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Yes, sadly: as explained already here, that book came into being during 'pre-historic' times of our research on topic of Arab MiGs (not to talk about the times when I couldn't care less about 'photos and artworks'; my opinion back then was that text/info is far more important), and thus it is containing a number of mistakes.

Mea culpa.

I didn't realise that you were involved in that one - despite your name being emblazoned across the cover in large friendly letters. :doh::lol:

That's an interesting comment about the evolution of understanding. It happens everywhere. I have a number of books about dinosaurs which claim that sauropods had long necks because they lived in lakes and the long neck acted as a snorkel...

I enjoyed reading the book and looking at the photos. As with any profile, I tend to do a bit more research rather than taking them as gospel.

Thank you for the Syrian "no-roundels-on-fuselage" rule! I was going to go with the 'Arab MiG-19 & MiG-21 Units in Combat'... seeing as it was one of yours :) That means that the Tally-Ho decal sheet I was going to use on a Syrian MiG bis is wrong... BTW - the camo "sand/grey/green" - is it real or just another error? I've noted that in the "...Units in Combat" book the grey is replaced by brown.What gives? :)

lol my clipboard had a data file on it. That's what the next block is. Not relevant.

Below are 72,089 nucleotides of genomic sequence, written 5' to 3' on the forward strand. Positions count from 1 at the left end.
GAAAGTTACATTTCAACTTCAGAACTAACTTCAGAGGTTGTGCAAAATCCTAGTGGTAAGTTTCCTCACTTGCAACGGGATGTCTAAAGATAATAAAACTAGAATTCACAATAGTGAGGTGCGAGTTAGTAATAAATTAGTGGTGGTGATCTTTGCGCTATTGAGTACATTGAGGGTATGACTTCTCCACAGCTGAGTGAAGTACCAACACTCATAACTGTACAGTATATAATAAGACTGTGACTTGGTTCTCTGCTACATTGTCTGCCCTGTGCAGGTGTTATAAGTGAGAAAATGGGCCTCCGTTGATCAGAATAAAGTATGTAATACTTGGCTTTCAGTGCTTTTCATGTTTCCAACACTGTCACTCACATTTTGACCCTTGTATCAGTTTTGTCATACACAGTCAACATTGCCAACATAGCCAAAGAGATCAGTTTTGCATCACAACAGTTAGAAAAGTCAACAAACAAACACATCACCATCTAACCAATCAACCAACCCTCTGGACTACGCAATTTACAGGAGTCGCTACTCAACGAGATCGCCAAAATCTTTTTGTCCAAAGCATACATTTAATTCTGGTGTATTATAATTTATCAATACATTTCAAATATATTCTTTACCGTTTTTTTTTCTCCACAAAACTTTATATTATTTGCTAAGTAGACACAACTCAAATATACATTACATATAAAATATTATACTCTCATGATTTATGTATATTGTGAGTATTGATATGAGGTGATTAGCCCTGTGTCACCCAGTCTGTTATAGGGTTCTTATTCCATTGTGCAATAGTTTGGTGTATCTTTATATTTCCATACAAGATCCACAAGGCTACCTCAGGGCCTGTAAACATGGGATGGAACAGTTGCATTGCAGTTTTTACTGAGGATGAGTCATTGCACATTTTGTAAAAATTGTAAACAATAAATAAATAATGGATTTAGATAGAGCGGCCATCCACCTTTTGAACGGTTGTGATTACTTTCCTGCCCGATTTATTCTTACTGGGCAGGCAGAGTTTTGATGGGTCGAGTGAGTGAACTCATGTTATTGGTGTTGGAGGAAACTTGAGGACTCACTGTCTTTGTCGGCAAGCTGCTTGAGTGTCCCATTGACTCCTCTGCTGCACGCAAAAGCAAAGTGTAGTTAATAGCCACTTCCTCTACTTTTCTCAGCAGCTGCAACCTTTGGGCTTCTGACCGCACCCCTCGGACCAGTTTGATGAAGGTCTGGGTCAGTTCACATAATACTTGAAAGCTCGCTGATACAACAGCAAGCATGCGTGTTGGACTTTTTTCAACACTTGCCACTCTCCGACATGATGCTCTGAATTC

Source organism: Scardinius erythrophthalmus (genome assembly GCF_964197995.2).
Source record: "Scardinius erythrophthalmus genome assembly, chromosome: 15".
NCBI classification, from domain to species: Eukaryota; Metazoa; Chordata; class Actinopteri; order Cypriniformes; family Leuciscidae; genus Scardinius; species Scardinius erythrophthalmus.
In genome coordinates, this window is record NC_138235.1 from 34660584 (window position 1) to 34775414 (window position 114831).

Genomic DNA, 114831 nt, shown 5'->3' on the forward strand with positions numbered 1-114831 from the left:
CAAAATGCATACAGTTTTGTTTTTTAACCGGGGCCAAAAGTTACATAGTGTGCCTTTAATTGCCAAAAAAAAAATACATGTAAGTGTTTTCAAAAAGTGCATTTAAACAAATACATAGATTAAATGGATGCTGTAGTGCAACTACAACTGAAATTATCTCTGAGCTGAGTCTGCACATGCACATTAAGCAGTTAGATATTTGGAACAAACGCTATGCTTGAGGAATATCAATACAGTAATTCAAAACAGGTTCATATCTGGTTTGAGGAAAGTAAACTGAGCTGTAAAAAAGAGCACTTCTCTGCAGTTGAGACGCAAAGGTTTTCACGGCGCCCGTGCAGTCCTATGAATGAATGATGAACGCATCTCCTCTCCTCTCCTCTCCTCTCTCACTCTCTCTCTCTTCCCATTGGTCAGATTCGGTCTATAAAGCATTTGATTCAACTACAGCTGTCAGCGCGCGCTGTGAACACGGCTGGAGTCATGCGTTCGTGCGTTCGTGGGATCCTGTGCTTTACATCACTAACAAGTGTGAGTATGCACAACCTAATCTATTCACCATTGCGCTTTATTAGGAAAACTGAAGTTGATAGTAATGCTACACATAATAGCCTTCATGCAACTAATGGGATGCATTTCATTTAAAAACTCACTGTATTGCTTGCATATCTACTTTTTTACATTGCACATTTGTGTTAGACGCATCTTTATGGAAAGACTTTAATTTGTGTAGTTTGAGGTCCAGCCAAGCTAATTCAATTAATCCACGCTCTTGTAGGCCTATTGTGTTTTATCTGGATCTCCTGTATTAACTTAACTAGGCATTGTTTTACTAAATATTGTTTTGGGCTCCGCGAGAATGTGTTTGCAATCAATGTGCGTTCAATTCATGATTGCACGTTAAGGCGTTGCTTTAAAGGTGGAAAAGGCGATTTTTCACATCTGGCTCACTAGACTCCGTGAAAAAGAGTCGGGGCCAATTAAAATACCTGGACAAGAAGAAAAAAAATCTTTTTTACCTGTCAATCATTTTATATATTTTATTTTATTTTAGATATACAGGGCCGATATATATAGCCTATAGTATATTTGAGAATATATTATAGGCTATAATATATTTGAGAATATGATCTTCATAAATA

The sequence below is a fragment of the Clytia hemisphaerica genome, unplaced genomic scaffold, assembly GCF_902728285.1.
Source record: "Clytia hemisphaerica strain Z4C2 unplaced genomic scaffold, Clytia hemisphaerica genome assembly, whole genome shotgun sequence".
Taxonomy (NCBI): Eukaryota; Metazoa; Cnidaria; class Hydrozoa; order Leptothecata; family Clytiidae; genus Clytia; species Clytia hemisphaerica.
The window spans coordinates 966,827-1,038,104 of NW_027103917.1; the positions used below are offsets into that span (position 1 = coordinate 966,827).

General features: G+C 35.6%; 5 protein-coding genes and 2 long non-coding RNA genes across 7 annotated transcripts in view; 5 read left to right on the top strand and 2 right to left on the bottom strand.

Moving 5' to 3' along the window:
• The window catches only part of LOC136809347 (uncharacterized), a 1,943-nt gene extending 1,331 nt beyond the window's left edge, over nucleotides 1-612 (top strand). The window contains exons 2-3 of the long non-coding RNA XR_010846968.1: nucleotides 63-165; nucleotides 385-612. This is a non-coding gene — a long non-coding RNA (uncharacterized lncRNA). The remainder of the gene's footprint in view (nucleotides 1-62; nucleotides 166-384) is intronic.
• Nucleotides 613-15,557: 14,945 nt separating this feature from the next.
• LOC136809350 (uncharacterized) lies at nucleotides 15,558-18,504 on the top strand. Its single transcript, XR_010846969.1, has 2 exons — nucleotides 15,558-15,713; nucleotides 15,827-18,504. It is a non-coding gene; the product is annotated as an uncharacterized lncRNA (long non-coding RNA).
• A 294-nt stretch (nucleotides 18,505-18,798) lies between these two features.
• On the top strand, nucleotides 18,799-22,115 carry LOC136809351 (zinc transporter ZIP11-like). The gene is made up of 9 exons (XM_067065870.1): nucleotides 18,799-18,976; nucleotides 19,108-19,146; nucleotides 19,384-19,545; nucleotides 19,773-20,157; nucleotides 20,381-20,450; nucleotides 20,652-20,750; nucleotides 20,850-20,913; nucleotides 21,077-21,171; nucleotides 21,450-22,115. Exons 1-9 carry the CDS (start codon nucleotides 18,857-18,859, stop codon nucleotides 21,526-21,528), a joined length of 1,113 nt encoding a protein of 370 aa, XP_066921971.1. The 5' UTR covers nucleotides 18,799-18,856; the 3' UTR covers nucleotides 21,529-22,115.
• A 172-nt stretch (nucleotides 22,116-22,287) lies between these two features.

I was going to ask the same question. I would like to build a Syrian Mig-21MF coded 1487 (looks a bit like IE^V in Arabic script) as shown on the Print Scale decal sheet 72009. I was just going to omit the fuselage roundels. However, I'd be interested in your comments about the sand/grey/green camo.

Edited by Enzo Matrix

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gosh after all this will anyone be brave/silly enough to build a Mig-21???? :hypnotised:

To be honest, I'm quite inspired by all the detailed information that we are getting. This is gonna be a good one! :bounce: